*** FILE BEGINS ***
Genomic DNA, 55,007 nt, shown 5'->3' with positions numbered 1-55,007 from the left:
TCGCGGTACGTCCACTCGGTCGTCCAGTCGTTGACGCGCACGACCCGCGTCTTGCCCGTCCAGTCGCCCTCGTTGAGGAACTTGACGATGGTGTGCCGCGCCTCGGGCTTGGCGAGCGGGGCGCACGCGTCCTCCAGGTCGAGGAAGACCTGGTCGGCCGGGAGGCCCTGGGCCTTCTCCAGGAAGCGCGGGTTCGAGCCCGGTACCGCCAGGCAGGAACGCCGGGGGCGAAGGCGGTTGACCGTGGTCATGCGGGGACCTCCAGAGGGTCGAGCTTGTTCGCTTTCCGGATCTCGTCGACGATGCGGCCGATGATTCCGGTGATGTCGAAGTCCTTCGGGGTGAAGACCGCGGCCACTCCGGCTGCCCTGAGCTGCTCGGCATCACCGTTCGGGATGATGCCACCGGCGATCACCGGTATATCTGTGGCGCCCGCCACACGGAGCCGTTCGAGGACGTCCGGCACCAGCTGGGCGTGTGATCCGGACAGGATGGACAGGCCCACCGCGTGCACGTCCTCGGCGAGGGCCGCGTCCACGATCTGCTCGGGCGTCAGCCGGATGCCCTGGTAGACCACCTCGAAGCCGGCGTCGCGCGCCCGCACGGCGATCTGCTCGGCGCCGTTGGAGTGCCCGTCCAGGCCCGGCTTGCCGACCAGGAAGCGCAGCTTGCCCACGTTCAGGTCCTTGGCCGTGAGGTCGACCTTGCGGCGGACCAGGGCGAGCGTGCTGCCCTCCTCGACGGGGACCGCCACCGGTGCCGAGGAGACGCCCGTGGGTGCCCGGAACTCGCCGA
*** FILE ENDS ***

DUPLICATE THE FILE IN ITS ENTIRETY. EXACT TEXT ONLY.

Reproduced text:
Genomic DNA, 55,007 nt, shown 5'->3' with positions numbered 1-55,007 from the left:
TCGCGGTACGTCCACTCGGTCGTCCAGTCGTTGACGCGCACGACCCGCGTCTTGCCCGTCCAGTCGCCCTCGTTGAGGAACTTGACGATGGTGTGCCGCGCCTCGGGCTTGGCGAGCGGGGCGCACGCGTCCTCCAGGTCGAGGAAGACCTGGTCGGCCGGGAGGCCCTGGGCCTTCTCCAGGAAGCGCGGGTTCGAGCCCGGTACCGCCAGGCAGGAACGCCGGGGGCGAAGGCGGTTGACCGTGGTCATGCGGGGACCTCCAGAGGGTCGAGCTTGTTCGCTTTCCGGATCTCGTCGACGATGCGGCCGATGATTCCGGTGATGTCGAAGTCCTTCGGGGTGAAGACCGCGGCCACTCCGGCTGCCCTGAGCTGCTCGGCATCACCGTTCGGGATGATGCCACCGGCGATCACCGGTATATCTGTGGCGCCCGCCACACGGAGCCGTTCGAGGACGTCCGGCACCAGCTGGGCGTGTGATCCGGACAGGATGGACAGGCCCACCGCGTGCACGTCCTCGGCGAGGGCCGCGTCCACGATCTGCTCGGGCGTCAGCCGGATGCCCTGGTAGACCACCTCGAAGCCGGCGTCGCGCGCCCGCACGGCGATCTGCTCGGCGCCGTTGGAGTGCCCGTCCAGGCCCGGCTTGCCGACCAGGAAGCGCAGCTTGCCCACGTTCAGGTCCTTGGCCGTGAGGTCGACCTTGCGGCGGACCAGGGCGAGCGTGCTGCCCTCCTCGACGGGGACCGCCACCGGTGCCGAGGAGACGCCCGTGGGTGCCCGGAACTCGCCGA